Application of fMRI for action representation: decoding, aligning and modulating

Al-Wasity, Salim Mohammed Hussein (2018) Application of fMRI for action representation: decoding, aligning and modulating. PhD thesis, University of Glasgow.

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Functional magnetic resonance imaging (fMRI) is an important tool for understanding neural mechanisms underlying human brain function. Understanding how the human brain responds to stimuli and how different cortical regions represent the information, and if these representational spaces are shared across brains and critical for our understanding of how the brain works. Recently, multivariate pattern analysis (MVPA) has a growing importance to predict mental states from fMRI data and to detect the coarse and fine scale neural responses. However, a major limitation of MVPA is the difficulty of aligning features across brains due to high variability in subjects’ responses and hence MVPA has been generally used as a subject specific analysis. Hyperalignment, solved this problem of feature alignment across brains by mapping neural responses into a common model to facilitate between subject classifications. Another technique of growing importance in understanding brain function is real-time fMRI Neurofeedback, which can be used to enable individuals to alter their brain activity. It facilitates people’s ability to learn control of their cognitive processes like motor control and pain by learning to modulate their brain activation in targeted regions.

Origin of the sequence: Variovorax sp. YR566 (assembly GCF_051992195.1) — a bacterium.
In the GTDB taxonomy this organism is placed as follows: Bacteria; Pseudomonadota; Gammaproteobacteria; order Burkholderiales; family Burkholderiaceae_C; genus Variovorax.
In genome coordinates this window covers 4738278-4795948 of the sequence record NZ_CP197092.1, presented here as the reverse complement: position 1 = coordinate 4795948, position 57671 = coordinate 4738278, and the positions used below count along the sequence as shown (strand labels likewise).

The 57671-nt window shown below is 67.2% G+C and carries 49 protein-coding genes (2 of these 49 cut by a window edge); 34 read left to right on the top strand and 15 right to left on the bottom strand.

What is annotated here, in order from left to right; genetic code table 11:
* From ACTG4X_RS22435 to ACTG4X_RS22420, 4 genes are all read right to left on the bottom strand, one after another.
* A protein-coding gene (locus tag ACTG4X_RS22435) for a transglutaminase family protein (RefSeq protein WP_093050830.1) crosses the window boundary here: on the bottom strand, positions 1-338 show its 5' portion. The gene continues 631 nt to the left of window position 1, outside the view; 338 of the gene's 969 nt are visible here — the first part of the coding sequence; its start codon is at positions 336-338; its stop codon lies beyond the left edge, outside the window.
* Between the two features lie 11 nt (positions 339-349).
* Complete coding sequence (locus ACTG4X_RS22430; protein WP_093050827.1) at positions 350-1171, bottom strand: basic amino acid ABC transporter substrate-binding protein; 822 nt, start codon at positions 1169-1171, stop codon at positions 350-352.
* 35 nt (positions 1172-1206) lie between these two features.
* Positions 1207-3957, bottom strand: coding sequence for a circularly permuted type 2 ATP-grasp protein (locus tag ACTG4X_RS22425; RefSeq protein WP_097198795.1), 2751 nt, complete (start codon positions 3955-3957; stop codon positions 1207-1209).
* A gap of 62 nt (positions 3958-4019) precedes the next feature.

The aim of this PhD research is to decode and to align the motor representations of multi-joint arm actions based on different modalities of motor simulation, for instance Motor Imagery (MI) and Action Observation (AO) using functional Magnetic Resonance Imaging (fMRI) and to explore the feasibility of using a real-time fMRI neurofeedback to alter these action representations.
The first experimental study of this thesis was performed on able-bodied participants to align the neural representation of multi-joint arm actions (lift, knock and throw) during MI tasks in the motor cortex using hyperalignment. Results showed that hyperalignment affords a statistically higher between-subject classification (BSC) performance compared to anatomical alignment. Also, hyperalignment is sensitive to the order in which subjects entered the hyperalignment algorithm to create the common model space. These results demonstrate the effectiveness of hyperalignment to align neural responses in motor cortex across subjects to enable BSC of motor imagery.